10 Times Bobby Knight Was More Politically Incorrect Than Donald Trump
One of the many splendors of Donald Trump's speech in Cincinnati on Wednesday was his announcement that Bobby Knight, the third all-time winningest coach in college basketball, a three-time national champion, and gold medal-winning coach of the 1984 USA Basketball Olympic team (which featured Michael Jordan and Patrick Ewing), would be speaking at the Republican National Convention in Cleveland. Trump credits Knight, who actively stumped for him in Indiana (and at one point seemed to interrupt Trump mid-speech), with helping him win the state, and he has rewarded him with a speaking role, potentially in prime time.
Knight has never openly endorsed a political candidate before, but for a variety of reasons that may seem obvious, he feels a strong kinship with Trump. Perhaps more than any other public figure other than Trump, Knight has made statements that, at best, could be considered politically incorrect and at worst deeply offensive. In fact, Knight could in fact go toe-to-toe with Trump. Here are the 10 most Trumpian things Bob Knight has said or done in his long career in the public eye.
#1: While coaching the USA Basketball team in Puerto Rico at the Pan American Games of 1979, Knight assaulted a Puerto Rican police officer over a dispute about practice time at a gym the U.S. team shared with the Brazilian women’s team. (Knight says the officer attacked him first.) Knight was arrested and handcuffed, and the officer he hit pressed charges. At a hearing, a judge charged Knight with aggravated assault. A U.S. team official who'd attended the hearing was quoted in Sports Illustrated saying that the officer testified that Knight called the Brazilian women “whores” and called the officer a “n-gger.” Knight left Puerto Rico, was never extradited, and never returned to the country.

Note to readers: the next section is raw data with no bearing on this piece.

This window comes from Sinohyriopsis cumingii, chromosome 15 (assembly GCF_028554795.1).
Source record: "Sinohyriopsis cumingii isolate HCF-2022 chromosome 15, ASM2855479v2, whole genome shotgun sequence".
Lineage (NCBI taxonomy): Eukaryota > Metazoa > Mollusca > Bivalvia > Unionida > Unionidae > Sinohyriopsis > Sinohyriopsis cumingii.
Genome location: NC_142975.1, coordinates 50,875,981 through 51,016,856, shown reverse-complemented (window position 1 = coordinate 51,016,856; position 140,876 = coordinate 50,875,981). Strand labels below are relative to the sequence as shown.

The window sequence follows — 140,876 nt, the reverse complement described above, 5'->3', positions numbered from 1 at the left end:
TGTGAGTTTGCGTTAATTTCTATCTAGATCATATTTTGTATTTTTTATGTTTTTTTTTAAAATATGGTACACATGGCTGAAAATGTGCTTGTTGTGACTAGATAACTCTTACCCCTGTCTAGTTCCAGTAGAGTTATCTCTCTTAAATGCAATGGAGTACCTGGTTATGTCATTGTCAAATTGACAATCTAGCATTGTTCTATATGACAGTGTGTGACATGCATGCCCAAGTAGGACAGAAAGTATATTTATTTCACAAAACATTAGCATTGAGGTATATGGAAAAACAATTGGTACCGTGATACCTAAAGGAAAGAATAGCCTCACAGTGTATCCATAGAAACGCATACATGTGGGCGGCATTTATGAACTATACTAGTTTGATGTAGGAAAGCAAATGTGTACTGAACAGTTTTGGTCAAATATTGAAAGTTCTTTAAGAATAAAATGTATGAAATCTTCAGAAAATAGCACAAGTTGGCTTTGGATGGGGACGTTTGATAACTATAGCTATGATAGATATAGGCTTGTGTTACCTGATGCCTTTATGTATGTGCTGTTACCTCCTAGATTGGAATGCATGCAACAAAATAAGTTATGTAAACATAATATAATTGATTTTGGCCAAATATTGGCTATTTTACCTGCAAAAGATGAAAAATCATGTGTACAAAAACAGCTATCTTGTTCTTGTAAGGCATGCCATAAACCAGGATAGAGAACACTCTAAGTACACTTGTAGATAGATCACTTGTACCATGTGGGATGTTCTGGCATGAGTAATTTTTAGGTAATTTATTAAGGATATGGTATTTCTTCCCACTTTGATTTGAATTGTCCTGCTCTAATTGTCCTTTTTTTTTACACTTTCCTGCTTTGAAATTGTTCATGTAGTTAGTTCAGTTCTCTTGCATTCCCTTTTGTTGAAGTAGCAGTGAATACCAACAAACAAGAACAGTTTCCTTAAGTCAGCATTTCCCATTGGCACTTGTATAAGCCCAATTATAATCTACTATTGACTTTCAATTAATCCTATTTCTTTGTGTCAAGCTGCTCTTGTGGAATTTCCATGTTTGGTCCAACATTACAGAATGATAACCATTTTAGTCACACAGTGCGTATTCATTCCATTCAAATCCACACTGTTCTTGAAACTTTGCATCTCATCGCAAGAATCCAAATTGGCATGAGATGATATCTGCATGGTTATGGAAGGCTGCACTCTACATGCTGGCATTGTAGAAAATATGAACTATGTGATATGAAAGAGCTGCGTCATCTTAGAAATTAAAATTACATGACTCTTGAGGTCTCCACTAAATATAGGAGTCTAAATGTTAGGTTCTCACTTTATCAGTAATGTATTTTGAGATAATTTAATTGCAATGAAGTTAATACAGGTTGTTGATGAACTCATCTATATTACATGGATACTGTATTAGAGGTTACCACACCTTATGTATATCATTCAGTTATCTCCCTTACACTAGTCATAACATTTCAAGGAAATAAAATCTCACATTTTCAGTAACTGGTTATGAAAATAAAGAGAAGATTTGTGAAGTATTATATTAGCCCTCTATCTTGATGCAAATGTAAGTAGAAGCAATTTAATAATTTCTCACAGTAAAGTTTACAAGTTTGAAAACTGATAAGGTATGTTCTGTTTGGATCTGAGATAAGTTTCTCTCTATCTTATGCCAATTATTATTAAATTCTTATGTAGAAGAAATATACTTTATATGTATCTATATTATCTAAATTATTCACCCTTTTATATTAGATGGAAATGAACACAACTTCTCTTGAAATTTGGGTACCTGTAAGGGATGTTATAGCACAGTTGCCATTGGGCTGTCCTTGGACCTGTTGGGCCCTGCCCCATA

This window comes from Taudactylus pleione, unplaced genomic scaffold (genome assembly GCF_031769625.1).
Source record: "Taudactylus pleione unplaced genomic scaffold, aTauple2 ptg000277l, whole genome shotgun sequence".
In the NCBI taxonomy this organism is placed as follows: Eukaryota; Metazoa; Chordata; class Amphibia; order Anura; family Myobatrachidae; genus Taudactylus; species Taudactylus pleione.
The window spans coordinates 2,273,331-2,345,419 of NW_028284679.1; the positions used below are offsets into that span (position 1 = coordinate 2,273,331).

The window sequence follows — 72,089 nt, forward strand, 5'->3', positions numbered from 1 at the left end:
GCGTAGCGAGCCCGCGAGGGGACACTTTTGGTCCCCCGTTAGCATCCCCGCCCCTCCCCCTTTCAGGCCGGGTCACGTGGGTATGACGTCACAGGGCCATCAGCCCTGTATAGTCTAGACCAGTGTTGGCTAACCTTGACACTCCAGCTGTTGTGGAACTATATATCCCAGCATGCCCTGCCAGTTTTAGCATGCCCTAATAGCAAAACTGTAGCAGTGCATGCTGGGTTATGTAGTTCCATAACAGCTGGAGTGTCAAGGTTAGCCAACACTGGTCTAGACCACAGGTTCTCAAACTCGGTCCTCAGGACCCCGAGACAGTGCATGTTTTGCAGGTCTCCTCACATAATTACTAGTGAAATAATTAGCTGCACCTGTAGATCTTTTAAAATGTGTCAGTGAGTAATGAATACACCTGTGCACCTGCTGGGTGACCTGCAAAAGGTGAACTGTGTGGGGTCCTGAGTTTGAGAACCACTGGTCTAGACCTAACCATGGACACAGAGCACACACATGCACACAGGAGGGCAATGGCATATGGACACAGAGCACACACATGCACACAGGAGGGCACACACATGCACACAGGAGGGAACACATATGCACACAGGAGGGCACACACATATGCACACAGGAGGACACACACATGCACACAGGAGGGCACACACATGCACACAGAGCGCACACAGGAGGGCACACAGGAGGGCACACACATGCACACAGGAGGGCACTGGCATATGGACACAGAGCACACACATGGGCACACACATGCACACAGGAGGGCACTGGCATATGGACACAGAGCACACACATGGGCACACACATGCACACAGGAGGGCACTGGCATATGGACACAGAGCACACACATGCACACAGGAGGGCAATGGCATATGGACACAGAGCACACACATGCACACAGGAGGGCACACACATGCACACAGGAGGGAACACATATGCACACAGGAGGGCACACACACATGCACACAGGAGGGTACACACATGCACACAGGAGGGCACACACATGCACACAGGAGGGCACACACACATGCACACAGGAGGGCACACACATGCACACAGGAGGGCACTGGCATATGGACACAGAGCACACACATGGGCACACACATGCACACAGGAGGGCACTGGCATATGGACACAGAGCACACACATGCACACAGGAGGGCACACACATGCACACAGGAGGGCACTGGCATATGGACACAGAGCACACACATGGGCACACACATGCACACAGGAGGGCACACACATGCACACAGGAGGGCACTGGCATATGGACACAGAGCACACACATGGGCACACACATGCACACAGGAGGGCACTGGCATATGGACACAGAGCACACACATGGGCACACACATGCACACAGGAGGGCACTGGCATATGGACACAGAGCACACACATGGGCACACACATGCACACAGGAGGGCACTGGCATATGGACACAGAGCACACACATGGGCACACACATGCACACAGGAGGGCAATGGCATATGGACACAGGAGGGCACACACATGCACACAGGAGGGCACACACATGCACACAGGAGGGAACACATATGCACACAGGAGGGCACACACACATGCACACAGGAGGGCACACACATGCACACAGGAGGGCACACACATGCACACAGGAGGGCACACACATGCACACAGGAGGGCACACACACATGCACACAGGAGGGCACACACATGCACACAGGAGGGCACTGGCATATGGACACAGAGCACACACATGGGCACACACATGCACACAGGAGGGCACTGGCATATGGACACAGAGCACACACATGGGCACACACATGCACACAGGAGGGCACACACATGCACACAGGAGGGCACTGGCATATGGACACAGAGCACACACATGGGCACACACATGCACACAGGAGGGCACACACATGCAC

#2: In a 1988 interview with Connie Chung, when asked about how he handled stress, he said, “If rape is inevitable, relax and enjoy it.”
#3: As a “joke,” Knight brought a whip to a practice and swung it at his players. Later, he would bring it to a press conference and direct it toward African-American guard Calbert Cheaney. Knight said, “Probably no motivational device I’ve ever come across is as good as this. … You can watch the blood drip out of it.”
#4: The Chair Throw:
#5: Knight’s hatred for the media may exceed even Trump’s, though, like Trump, he has always courted it and used it for his own ends. Trump calls reporters lowlife. Knight does this:
#6: Knight gave the most infamous halftime speech of all time, thought to be secretly recorded by assistant (and future NBA coach) Lawrence Frank.
#7: Knight once choked a player, Neil Reed, at practice, an incident caught on videotape. Knight said that he considered the incident “minor” and that much worse had gone on during practice throughout his career. Most of his players agreed.
#8: In 2007, neighbors accused Knight of hunting too close to their private residence in Lubbock, Texas, and one even said Knight hit him with pellets. The confrontation was caught on tape. Knight was, as usual, not demure.
#9: In a coaching DVD released in 2009, Knight quoted Nathan Bedford Forrest, the former Confederate general and first grand wizard of the Ku Klux Klan, in a flattering context.
#10: Perhaps the most mysterious and terrifying of them all is the time, at an awards ceremony, that former Knight player Isiah Thomas told the story of “sunt”—or started to. Thomas is about to reveal Knight's teachings about the word, but looks over at Knight, who's glaring scarily. What’s “sunt?” It may be better that we never figure it out. He’s going to fit in in Cleveland just fine.
—Will Leitch reports for Bloomberg Politics on the intersection of politics and media.